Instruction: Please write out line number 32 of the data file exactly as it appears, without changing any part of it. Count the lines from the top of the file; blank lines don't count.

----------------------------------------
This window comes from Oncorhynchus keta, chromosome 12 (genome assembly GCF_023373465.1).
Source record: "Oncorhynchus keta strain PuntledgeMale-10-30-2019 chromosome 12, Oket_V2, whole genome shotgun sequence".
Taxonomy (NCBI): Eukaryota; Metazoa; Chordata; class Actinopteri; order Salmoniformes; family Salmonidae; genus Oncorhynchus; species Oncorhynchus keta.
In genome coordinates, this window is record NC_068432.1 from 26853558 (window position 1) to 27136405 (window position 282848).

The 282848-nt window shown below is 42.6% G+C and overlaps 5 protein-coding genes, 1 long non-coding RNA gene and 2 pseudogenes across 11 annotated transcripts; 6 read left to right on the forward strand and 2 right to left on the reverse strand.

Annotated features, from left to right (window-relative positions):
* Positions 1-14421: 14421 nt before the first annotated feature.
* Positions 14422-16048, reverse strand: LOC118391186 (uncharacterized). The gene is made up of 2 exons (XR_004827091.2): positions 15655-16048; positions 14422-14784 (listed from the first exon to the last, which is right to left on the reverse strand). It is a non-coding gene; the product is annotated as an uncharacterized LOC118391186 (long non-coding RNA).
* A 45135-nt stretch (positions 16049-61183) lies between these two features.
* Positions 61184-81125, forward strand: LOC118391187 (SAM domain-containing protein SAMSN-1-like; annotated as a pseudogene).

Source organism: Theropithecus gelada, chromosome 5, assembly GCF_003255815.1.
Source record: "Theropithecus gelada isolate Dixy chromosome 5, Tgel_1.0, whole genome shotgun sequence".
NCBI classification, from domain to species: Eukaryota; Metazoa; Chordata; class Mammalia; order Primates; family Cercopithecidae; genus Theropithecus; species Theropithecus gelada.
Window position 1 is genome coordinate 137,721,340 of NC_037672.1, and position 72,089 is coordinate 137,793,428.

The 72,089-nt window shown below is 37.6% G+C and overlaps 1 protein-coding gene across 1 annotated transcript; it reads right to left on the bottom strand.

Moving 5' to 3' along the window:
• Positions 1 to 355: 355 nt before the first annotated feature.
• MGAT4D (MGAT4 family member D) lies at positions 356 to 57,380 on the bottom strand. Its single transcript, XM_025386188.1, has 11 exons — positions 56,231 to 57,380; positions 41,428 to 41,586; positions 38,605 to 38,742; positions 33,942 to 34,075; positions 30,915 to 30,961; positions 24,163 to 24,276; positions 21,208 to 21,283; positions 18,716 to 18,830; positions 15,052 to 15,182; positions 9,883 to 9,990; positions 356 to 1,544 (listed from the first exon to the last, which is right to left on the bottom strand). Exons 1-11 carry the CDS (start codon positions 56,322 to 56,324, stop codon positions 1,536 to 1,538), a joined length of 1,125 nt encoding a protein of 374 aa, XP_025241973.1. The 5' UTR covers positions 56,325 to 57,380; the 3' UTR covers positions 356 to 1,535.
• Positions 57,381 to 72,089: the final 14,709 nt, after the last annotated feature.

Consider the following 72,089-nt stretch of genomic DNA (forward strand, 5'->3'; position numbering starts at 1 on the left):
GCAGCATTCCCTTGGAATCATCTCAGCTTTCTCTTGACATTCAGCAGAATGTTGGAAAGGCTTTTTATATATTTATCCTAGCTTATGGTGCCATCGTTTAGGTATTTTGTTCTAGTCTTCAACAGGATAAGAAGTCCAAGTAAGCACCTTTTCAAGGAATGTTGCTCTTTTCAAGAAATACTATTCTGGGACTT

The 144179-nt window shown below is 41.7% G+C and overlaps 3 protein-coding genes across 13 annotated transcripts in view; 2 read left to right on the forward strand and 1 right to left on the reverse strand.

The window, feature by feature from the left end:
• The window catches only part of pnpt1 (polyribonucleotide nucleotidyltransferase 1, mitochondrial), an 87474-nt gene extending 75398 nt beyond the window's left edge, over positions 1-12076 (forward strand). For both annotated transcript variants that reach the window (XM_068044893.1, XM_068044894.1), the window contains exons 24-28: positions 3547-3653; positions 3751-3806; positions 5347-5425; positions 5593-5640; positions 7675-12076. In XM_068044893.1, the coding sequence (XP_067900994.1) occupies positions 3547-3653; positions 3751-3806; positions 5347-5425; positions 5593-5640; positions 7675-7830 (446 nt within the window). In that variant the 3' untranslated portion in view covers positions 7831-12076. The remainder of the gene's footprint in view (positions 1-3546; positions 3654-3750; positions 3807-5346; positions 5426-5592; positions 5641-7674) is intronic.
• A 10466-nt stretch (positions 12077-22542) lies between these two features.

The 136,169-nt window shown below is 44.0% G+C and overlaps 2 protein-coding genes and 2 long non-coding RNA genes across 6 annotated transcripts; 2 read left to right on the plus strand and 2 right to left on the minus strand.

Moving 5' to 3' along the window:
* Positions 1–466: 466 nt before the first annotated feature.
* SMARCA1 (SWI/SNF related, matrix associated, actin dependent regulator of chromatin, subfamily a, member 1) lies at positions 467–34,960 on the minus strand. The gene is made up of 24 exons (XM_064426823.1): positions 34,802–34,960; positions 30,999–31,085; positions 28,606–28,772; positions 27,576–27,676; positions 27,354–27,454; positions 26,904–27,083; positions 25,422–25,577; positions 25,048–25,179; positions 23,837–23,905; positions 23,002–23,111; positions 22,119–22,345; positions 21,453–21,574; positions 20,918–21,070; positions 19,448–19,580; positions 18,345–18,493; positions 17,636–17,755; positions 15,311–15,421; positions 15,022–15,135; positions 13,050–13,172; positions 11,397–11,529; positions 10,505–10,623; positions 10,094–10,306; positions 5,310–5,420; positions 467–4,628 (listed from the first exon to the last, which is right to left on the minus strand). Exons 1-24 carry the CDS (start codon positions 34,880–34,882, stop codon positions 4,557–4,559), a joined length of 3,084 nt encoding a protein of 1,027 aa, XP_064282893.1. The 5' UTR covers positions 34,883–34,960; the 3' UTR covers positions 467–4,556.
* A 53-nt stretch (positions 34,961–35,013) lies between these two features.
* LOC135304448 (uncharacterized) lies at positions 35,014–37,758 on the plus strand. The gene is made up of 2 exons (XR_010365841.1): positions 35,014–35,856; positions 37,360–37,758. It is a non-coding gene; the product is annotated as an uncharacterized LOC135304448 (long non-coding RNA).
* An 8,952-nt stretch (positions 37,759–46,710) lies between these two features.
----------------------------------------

* An 8,952-nt stretch (positions 37,759–46,710) lies between these two features.